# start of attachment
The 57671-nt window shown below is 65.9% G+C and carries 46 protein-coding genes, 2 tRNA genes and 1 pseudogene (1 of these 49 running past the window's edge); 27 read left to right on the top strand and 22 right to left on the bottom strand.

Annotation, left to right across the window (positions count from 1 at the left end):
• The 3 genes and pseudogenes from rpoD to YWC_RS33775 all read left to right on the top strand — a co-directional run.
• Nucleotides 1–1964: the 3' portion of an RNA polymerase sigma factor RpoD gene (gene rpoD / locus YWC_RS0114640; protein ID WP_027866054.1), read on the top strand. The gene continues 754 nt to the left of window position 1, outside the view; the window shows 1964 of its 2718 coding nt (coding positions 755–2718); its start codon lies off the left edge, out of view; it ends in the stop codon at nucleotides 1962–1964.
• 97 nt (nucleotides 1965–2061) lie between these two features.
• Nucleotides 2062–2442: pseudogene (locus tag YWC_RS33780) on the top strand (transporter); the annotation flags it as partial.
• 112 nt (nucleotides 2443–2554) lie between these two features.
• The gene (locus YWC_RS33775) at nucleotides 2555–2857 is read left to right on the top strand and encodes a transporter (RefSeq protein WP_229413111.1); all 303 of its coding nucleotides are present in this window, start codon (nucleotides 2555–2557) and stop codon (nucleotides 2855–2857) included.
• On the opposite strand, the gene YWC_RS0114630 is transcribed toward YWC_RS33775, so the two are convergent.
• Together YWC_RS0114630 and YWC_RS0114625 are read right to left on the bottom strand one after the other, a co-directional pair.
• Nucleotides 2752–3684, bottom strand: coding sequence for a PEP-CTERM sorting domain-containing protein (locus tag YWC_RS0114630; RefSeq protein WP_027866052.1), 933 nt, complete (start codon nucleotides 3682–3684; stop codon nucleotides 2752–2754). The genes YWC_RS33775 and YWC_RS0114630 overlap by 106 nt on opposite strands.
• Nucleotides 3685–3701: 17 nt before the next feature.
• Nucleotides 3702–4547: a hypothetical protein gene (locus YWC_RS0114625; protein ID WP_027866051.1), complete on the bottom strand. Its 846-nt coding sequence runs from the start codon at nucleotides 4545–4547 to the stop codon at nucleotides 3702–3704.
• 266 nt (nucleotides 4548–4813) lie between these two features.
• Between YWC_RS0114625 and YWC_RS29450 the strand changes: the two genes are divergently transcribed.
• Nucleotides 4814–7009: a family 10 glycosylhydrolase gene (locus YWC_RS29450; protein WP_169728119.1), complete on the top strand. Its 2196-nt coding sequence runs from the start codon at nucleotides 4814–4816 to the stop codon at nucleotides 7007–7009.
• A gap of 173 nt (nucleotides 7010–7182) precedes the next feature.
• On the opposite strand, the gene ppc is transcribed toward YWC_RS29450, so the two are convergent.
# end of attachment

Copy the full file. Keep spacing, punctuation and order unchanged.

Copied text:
The 57671-nt window shown below is 65.9% G+C and carries 46 protein-coding genes, 2 tRNA genes and 1 pseudogene (1 of these 49 running past the window's edge); 27 read left to right on the top strand and 22 right to left on the bottom strand.

Annotation, left to right across the window (positions count from 1 at the left end):
• The 3 genes and pseudogenes from rpoD to YWC_RS33775 all read left to right on the top strand — a co-directional run.
• Nucleotides 1–1964: the 3' portion of an RNA polymerase sigma factor RpoD gene (gene rpoD / locus YWC_RS0114640; protein ID WP_027866054.1), read on the top strand. The gene continues 754 nt to the left of window position 1, outside the view; the window shows 1964 of its 2718 coding nt (coding positions 755–2718); its start codon lies off the left edge, out of view; it ends in the stop codon at nucleotides 1962–1964.
• 97 nt (nucleotides 1965–2061) lie between these two features.
• Nucleotides 2062–2442: pseudogene (locus tag YWC_RS33780) on the top strand (transporter); the annotation flags it as partial.
• 112 nt (nucleotides 2443–2554) lie between these two features.
• The gene (locus YWC_RS33775) at nucleotides 2555–2857 is read left to right on the top strand and encodes a transporter (RefSeq protein WP_229413111.1); all 303 of its coding nucleotides are present in this window, start codon (nucleotides 2555–2557) and stop codon (nucleotides 2855–2857) included.
• On the opposite strand, the gene YWC_RS0114630 is transcribed toward YWC_RS33775, so the two are convergent.
• Together YWC_RS0114630 and YWC_RS0114625 are read right to left on the bottom strand one after the other, a co-directional pair.
• Nucleotides 2752–3684, bottom strand: coding sequence for a PEP-CTERM sorting domain-containing protein (locus tag YWC_RS0114630; RefSeq protein WP_027866052.1), 933 nt, complete (start codon nucleotides 3682–3684; stop codon nucleotides 2752–2754). The genes YWC_RS33775 and YWC_RS0114630 overlap by 106 nt on opposite strands.
• Nucleotides 3685–3701: 17 nt before the next feature.
• Nucleotides 3702–4547: a hypothetical protein gene (locus YWC_RS0114625; protein ID WP_027866051.1), complete on the bottom strand. Its 846-nt coding sequence runs from the start codon at nucleotides 4545–4547 to the stop codon at nucleotides 3702–3704.
• 266 nt (nucleotides 4548–4813) lie between these two features.
• Between YWC_RS0114625 and YWC_RS29450 the strand changes: the two genes are divergently transcribed.
• Nucleotides 4814–7009: a family 10 glycosylhydrolase gene (locus YWC_RS29450; protein WP_169728119.1), complete on the top strand. Its 2196-nt coding sequence runs from the start codon at nucleotides 4814–4816 to the stop codon at nucleotides 7007–7009.
• A gap of 173 nt (nucleotides 7010–7182) precedes the next feature.
• On the opposite strand, the gene ppc is transcribed toward YWC_RS29450, so the two are convergent.